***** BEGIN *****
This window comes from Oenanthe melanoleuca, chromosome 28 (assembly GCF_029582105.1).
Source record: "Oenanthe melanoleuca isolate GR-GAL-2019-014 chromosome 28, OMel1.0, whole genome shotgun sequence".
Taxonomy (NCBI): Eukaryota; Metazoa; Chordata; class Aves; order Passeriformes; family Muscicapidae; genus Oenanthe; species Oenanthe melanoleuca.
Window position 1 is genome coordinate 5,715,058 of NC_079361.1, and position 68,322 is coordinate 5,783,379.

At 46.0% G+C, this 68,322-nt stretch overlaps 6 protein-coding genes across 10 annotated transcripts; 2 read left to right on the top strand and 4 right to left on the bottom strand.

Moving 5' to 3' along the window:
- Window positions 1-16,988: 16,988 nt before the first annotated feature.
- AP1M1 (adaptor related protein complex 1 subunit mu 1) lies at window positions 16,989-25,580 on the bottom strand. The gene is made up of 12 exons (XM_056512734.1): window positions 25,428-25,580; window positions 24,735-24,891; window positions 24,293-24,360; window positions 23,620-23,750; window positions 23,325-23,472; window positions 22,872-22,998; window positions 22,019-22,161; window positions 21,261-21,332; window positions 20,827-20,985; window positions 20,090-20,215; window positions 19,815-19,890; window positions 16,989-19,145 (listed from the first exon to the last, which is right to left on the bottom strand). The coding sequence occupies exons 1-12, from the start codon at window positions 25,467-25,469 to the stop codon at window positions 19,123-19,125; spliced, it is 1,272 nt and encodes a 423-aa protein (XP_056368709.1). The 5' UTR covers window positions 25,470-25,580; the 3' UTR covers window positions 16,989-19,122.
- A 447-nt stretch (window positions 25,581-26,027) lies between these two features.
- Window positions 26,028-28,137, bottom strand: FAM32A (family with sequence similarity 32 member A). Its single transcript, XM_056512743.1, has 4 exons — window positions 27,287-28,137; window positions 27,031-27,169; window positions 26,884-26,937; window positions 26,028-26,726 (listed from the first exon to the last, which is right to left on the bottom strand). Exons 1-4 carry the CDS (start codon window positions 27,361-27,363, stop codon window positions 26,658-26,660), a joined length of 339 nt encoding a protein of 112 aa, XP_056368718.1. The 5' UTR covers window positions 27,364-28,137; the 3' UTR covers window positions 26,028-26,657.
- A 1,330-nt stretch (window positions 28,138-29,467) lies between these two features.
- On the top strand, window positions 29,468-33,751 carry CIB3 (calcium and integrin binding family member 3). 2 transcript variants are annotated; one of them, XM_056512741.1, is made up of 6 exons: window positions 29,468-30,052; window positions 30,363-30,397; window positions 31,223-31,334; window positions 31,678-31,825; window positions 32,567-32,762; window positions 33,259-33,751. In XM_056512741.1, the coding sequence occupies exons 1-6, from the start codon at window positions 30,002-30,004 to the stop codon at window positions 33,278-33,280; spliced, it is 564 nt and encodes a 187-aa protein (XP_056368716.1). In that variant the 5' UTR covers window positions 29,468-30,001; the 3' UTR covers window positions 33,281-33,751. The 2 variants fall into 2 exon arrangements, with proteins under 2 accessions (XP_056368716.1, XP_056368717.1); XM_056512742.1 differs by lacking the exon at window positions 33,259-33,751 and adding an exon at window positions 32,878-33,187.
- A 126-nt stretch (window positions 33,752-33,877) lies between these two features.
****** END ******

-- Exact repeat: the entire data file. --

This window comes from Oenanthe melanoleuca, chromosome 28 (assembly GCF_029582105.1).
Source record: "Oenanthe melanoleuca isolate GR-GAL-2019-014 chromosome 28, OMel1.0, whole genome shotgun sequence".
Taxonomy (NCBI): Eukaryota; Metazoa; Chordata; class Aves; order Passeriformes; family Muscicapidae; genus Oenanthe; species Oenanthe melanoleuca.
Window position 1 is genome coordinate 5,715,058 of NC_079361.1, and position 68,322 is coordinate 5,783,379.

At 46.0% G+C, this 68,322-nt stretch overlaps 6 protein-coding genes across 10 annotated transcripts; 2 read left to right on the top strand and 4 right to left on the bottom strand.

Moving 5' to 3' along the window:
- Window positions 1-16,988: 16,988 nt before the first annotated feature.
- AP1M1 (adaptor related protein complex 1 subunit mu 1) lies at window positions 16,989-25,580 on the bottom strand. The gene is made up of 12 exons (XM_056512734.1): window positions 25,428-25,580; window positions 24,735-24,891; window positions 24,293-24,360; window positions 23,620-23,750; window positions 23,325-23,472; window positions 22,872-22,998; window positions 22,019-22,161; window positions 21,261-21,332; window positions 20,827-20,985; window positions 20,090-20,215; window positions 19,815-19,890; window positions 16,989-19,145 (listed from the first exon to the last, which is right to left on the bottom strand). The coding sequence occupies exons 1-12, from the start codon at window positions 25,467-25,469 to the stop codon at window positions 19,123-19,125; spliced, it is 1,272 nt and encodes a 423-aa protein (XP_056368709.1). The 5' UTR covers window positions 25,470-25,580; the 3' UTR covers window positions 16,989-19,122.
- A 447-nt stretch (window positions 25,581-26,027) lies between these two features.
- Window positions 26,028-28,137, bottom strand: FAM32A (family with sequence similarity 32 member A). Its single transcript, XM_056512743.1, has 4 exons — window positions 27,287-28,137; window positions 27,031-27,169; window positions 26,884-26,937; window positions 26,028-26,726 (listed from the first exon to the last, which is right to left on the bottom strand). Exons 1-4 carry the CDS (start codon window positions 27,361-27,363, stop codon window positions 26,658-26,660), a joined length of 339 nt encoding a protein of 112 aa, XP_056368718.1. The 5' UTR covers window positions 27,364-28,137; the 3' UTR covers window positions 26,028-26,657.
- A 1,330-nt stretch (window positions 28,138-29,467) lies between these two features.
- On the top strand, window positions 29,468-33,751 carry CIB3 (calcium and integrin binding family member 3). 2 transcript variants are annotated; one of them, XM_056512741.1, is made up of 6 exons: window positions 29,468-30,052; window positions 30,363-30,397; window positions 31,223-31,334; window positions 31,678-31,825; window positions 32,567-32,762; window positions 33,259-33,751. In XM_056512741.1, the coding sequence occupies exons 1-6, from the start codon at window positions 30,002-30,004 to the stop codon at window positions 33,278-33,280; spliced, it is 564 nt and encodes a 187-aa protein (XP_056368716.1). In that variant the 5' UTR covers window positions 29,468-30,001; the 3' UTR covers window positions 33,281-33,751. The 2 variants fall into 2 exon arrangements, with proteins under 2 accessions (XP_056368716.1, XP_056368717.1); XM_056512742.1 differs by lacking the exon at window positions 33,259-33,751 and adding an exon at window positions 32,878-33,187.
- A 126-nt stretch (window positions 33,752-33,877) lies between these two features.